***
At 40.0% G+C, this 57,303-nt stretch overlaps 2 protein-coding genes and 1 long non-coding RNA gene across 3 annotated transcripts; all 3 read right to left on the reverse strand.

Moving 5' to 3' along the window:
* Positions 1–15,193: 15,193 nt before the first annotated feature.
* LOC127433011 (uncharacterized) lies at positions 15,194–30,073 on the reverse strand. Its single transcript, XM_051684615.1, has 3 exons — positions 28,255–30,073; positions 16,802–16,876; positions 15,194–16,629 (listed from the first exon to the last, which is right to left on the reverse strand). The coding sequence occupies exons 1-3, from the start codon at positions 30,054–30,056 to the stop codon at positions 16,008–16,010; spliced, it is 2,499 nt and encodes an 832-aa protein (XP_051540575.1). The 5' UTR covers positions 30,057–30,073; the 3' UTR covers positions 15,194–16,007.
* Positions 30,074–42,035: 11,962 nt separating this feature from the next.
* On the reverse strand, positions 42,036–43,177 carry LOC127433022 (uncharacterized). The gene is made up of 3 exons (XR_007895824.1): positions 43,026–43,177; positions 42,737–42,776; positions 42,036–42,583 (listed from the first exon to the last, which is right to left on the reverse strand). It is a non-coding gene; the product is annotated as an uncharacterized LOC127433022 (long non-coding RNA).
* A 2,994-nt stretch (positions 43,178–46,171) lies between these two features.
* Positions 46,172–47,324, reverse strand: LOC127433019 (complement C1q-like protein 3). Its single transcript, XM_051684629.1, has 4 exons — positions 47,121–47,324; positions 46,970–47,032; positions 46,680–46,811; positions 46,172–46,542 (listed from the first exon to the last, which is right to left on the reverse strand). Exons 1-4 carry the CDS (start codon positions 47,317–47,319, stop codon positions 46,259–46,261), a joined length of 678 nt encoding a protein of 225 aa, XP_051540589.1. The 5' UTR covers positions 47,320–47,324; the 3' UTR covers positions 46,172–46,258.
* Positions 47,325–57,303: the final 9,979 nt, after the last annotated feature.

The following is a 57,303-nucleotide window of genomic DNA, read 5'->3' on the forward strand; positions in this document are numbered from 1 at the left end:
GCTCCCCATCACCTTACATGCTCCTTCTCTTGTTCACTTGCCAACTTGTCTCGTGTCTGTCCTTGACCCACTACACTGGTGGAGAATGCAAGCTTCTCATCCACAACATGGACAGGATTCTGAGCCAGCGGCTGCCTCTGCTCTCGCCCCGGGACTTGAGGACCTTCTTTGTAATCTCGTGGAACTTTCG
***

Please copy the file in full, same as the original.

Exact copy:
At 40.0% G+C, this 57,303-nt stretch overlaps 2 protein-coding genes and 1 long non-coding RNA gene across 3 annotated transcripts; all 3 read right to left on the reverse strand.

Moving 5' to 3' along the window:
* Positions 1–15,193: 15,193 nt before the first annotated feature.
* LOC127433011 (uncharacterized) lies at positions 15,194–30,073 on the reverse strand. Its single transcript, XM_051684615.1, has 3 exons — positions 28,255–30,073; positions 16,802–16,876; positions 15,194–16,629 (listed from the first exon to the last, which is right to left on the reverse strand). The coding sequence occupies exons 1-3, from the start codon at positions 30,054–30,056 to the stop codon at positions 16,008–16,010; spliced, it is 2,499 nt and encodes an 832-aa protein (XP_051540575.1). The 5' UTR covers positions 30,057–30,073; the 3' UTR covers positions 15,194–16,007.
* Positions 30,074–42,035: 11,962 nt separating this feature from the next.
* On the reverse strand, positions 42,036–43,177 carry LOC127433022 (uncharacterized). The gene is made up of 3 exons (XR_007895824.1): positions 43,026–43,177; positions 42,737–42,776; positions 42,036–42,583 (listed from the first exon to the last, which is right to left on the reverse strand). It is a non-coding gene; the product is annotated as an uncharacterized LOC127433022 (long non-coding RNA).
* A 2,994-nt stretch (positions 43,178–46,171) lies between these two features.
* Positions 46,172–47,324, reverse strand: LOC127433019 (complement C1q-like protein 3). Its single transcript, XM_051684629.1, has 4 exons — positions 47,121–47,324; positions 46,970–47,032; positions 46,680–46,811; positions 46,172–46,542 (listed from the first exon to the last, which is right to left on the reverse strand). Exons 1-4 carry the CDS (start codon positions 47,317–47,319, stop codon positions 46,259–46,261), a joined length of 678 nt encoding a protein of 225 aa, XP_051540589.1. The 5' UTR covers positions 47,320–47,324; the 3' UTR covers positions 46,172–46,258.
* Positions 47,325–57,303: the final 9,979 nt, after the last annotated feature.

The following is a 57,303-nucleotide window of genomic DNA, read 5'->3' on the forward strand; positions in this document are numbered from 1 at the left end:
GCTCCCCATCACCTTACATGCTCCTTCTCTTGTTCACTTGCCAACTTGTCTCGTGTCTGTCCTTGACCCACTACACTGGTGGAGAATGCAAGCTTCTCATCCACAACATGGACAGGATTCTGAGCCAGCGGCTGCCTCTGCTCTCGCCCCGGGACTTGAGGACCTTCTTTGTAATCTCGTGGAACTTTCG